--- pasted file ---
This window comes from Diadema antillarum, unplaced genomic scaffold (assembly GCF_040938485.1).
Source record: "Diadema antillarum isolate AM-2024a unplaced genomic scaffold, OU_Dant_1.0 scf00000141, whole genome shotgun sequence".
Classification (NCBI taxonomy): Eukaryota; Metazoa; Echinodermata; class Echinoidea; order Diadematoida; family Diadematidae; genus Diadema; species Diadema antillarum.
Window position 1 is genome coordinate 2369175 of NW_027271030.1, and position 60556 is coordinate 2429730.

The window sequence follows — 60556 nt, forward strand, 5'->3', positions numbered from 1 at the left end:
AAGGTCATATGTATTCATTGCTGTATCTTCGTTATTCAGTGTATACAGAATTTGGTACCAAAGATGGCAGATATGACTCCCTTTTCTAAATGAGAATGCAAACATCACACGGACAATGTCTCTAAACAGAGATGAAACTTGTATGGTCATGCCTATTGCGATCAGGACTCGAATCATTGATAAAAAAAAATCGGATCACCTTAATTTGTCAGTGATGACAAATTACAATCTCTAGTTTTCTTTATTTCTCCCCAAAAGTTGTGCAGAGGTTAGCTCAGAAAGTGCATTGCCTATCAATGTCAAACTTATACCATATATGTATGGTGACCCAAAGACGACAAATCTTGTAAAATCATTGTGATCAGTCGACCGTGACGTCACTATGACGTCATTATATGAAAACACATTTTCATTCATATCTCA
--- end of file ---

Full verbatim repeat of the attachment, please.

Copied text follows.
This window comes from Diadema antillarum, unplaced genomic scaffold (assembly GCF_040938485.1).
Source record: "Diadema antillarum isolate AM-2024a unplaced genomic scaffold, OU_Dant_1.0 scf00000141, whole genome shotgun sequence".
Classification (NCBI taxonomy): Eukaryota; Metazoa; Echinodermata; class Echinoidea; order Diadematoida; family Diadematidae; genus Diadema; species Diadema antillarum.
Window position 1 is genome coordinate 2369175 of NW_027271030.1, and position 60556 is coordinate 2429730.

The window sequence follows — 60556 nt, forward strand, 5'->3', positions numbered from 1 at the left end:
AAGGTCATATGTATTCATTGCTGTATCTTCGTTATTCAGTGTATACAGAATTTGGTACCAAAGATGGCAGATATGACTCCCTTTTCTAAATGAGAATGCAAACATCACACGGACAATGTCTCTAAACAGAGATGAAACTTGTATGGTCATGCCTATTGCGATCAGGACTCGAATCATTGATAAAAAAAAATCGGATCACCTTAATTTGTCAGTGATGACAAATTACAATCTCTAGTTTTCTTTATTTCTCCCCAAAAGTTGTGCAGAGGTTAGCTCAGAAAGTGCATTGCCTATCAATGTCAAACTTATACCATATATGTATGGTGACCCAAAGACGACAAATCTTGTAAAATCATTGTGATCAGTCGACCGTGACGTCACTATGACGTCATTATATGAAAACACATTTTCATTCATATCTCA